Sarah Kaufman, another veteran of Strikeforce and the UFC, echoes Tate. “I mean, how many times have we seen that? ‘She’s so beautiful and she can kick your butt’? We don’t see that on the men’s side. Males aren’t getting pushed like, ‘Oh this hot sexy handsome fighter is going to be fighting this other sexy handsome fighter.’”
Prof. Whiteside of the University of Tennessee identifies this oddity/transition as an important component of the male gaze within female sports. Though, unlike the fighters, she doesn’t see the use of feminine women fighting as tool for shock value. To her, it appears more like appeasement.
“Gender is a cultural norm through which we make meaning in everyday situations. For instance, we interact with someone we pass by on the street differently, depending on whether we perceive them as a man or woman,” says Whiteside.
“I give this example to underscore the point that gender is a primary way in which we make sense of our everyday lives. When people violate gender norms – by this I mean, they act in a way outside what we expect of a man or a woman – this can cause discomfort because it disrupts our taken-for-granted expectations.
“Although girls and women are more accepted than ever in sports, participating in sports is still in many ways a violation of gender norms. Largely because the traits we most value in sports – physicality, aggression, strength, etc. – are traits also associated with masculinity. Because of this disconnect, we often see female athletes objectified as a way to make them appear more feminine. Doing so 'brings things back into balance,' by assuring viewers that the women we see are not violating gender norms, but still are ‘real women’ in that they are feminine and, in many cases, available for sexual consumption.”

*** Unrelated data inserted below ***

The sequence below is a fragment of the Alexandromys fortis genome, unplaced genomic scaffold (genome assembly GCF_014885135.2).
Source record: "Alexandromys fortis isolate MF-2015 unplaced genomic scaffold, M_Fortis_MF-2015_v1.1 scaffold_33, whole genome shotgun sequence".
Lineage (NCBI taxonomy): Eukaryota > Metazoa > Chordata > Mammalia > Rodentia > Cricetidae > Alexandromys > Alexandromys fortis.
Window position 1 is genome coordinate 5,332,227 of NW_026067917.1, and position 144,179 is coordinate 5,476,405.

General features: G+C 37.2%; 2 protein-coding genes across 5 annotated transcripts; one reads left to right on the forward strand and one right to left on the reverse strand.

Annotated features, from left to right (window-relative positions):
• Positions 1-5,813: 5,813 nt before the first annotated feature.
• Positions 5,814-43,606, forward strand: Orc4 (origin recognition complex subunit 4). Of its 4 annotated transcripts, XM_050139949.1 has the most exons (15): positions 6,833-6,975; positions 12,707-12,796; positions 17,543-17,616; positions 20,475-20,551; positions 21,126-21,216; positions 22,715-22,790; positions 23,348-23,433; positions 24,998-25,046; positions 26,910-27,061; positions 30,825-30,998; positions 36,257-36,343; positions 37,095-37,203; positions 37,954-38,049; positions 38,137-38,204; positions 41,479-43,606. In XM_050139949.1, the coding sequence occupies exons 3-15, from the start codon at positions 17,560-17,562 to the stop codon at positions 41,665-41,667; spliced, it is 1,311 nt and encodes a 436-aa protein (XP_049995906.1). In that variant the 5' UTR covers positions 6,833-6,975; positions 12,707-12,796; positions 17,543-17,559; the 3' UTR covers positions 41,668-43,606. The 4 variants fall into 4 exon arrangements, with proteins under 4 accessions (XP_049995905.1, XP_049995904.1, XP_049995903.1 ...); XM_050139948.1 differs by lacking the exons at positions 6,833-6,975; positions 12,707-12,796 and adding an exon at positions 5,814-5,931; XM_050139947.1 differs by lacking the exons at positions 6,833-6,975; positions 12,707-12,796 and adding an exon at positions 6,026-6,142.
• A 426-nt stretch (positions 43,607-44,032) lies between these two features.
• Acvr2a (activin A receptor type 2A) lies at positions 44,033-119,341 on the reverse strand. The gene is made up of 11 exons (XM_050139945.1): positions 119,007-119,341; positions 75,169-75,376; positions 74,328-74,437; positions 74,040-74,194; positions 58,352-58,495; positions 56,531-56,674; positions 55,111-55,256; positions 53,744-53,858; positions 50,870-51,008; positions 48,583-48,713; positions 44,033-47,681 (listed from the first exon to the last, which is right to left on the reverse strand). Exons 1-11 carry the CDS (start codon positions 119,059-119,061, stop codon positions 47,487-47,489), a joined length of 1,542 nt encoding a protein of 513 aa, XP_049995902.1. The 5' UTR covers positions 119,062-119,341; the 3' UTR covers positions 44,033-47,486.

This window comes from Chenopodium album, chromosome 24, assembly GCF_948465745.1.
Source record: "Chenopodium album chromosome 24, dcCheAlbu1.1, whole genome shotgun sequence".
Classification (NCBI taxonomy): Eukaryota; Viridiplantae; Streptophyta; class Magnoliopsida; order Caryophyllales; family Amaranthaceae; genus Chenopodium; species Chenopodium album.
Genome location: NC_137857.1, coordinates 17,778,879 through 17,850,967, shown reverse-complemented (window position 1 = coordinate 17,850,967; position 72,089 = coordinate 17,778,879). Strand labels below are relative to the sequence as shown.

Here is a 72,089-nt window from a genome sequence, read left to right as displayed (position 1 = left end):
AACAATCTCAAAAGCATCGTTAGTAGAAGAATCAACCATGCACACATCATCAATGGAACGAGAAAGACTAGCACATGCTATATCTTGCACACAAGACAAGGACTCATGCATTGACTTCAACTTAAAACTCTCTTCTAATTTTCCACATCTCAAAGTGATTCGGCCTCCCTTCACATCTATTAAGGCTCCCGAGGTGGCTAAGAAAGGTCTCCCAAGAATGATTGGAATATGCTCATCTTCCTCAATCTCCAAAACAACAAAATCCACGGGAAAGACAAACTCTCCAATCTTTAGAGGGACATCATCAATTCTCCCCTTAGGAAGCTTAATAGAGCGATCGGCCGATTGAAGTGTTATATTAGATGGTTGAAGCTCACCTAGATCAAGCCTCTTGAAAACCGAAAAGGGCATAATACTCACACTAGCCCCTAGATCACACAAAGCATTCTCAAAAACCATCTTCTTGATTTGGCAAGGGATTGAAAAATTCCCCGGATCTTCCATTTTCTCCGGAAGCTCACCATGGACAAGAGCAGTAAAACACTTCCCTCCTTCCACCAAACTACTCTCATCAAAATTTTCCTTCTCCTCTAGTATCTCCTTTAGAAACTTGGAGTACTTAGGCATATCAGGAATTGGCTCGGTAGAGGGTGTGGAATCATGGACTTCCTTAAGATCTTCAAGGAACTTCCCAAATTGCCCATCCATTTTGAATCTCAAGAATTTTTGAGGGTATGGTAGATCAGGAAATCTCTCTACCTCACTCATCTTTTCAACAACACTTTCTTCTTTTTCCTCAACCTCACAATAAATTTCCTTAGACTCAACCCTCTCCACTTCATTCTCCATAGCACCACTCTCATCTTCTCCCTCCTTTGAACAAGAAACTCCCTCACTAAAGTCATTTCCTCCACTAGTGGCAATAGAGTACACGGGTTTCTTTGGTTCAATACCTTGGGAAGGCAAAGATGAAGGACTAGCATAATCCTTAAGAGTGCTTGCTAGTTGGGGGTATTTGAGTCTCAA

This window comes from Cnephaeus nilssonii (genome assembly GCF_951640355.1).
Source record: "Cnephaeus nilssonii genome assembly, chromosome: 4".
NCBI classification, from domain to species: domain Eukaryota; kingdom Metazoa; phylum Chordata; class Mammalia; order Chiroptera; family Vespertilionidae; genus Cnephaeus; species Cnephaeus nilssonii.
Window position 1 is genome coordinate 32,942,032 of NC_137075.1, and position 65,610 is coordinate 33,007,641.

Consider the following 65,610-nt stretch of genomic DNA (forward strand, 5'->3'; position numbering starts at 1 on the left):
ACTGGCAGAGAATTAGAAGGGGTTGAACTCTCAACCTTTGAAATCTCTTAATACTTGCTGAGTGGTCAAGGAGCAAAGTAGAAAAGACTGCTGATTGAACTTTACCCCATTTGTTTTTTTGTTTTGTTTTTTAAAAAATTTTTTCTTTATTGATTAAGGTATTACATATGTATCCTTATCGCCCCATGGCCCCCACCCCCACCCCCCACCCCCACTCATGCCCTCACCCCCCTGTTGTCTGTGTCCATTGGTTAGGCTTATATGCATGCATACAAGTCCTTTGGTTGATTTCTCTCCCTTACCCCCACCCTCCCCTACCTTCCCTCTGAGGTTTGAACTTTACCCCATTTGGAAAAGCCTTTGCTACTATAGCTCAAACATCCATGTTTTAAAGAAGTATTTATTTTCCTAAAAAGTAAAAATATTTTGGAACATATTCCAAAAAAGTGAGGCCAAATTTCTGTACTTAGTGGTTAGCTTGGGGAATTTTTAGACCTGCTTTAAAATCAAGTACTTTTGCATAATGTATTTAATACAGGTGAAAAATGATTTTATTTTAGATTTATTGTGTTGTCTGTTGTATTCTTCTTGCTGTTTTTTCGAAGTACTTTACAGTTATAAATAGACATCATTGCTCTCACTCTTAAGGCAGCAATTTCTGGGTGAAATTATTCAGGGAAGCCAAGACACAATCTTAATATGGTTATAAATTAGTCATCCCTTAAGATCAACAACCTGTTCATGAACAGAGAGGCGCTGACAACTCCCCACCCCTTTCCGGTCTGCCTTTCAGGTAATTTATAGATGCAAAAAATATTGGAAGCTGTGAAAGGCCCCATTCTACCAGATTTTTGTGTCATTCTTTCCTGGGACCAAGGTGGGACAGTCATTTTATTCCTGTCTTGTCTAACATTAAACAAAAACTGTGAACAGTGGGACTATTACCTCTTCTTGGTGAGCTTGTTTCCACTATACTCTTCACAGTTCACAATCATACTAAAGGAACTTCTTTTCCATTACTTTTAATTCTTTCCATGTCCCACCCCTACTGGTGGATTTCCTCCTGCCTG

For Kedzie, what she calls the ‘oddity,’ of the beautiful woman engaging in a sometimes brutally violent sport, began with a woman she fought in EliteXC back in 2007: Gina Carano.
“Women's MMA really didn't get a huge following until Gina Carano burst onto the scene and people recognized that women have these kinds of abilities,” opines Kedzie. “But it always seemed like people couldn't get away from talking about her as the ‘beautiful fighter.’ And I guess because she was the first woman in MMA to be held up on such a high pedestal and be viewed by so many people, I think that set sort of a tone. And it’s in no way Gina’s fault or the fault of any beautiful female fighters.”
Kedzie adds that Carano’s charm and personality also added to the package that made her so marketable for both EliteXC and Strikeforce.
“Back then, I guess I'm struck by how much talk there was about a curve of a women's body as opposed to the curve of her knee when it’s slamming into somebody and how beautiful that is,” continues Kedzie. “I've always considered the fight to be the most beautiful when you see the techniques that are being delivered.”
In conjunction, Sarah Kaufman remembers that things were surprisingly different before the Carano-era in women’s MMA.
“When I started fighting – maybe because there wasn't much television exposure and we were fighting in such small promotions – they didn’t care about what you looked like, they just want to see a great fight,” explains Kaufman. “And as the TV deals, and the UFC and Strikeforce and EliteXC, came in there was a question of what's going to draw numbers.
“A female fight is going to draw numbers because it's different. But if they are attractive, the males who maybe don't want to watch two girls fight – because they've never seen it and they think it's barbaric and they have the old school views on it – maybe they'll watch it. So since then, I think the sport definitely went more towards entertainment than athleticism and skill.”
“I understand why promotions wanted to do that,” says Tate of those early days of women’s MMA. “They thought they would grab the most attention and put women’s MMA on the map, but we are here now. We’ve arrived, let’s branch out a little bit, let’s try something other than that cliché hot girl versus hot girl. Let’s see what else we can do with these women, because they do clearly have more value than just their looks.”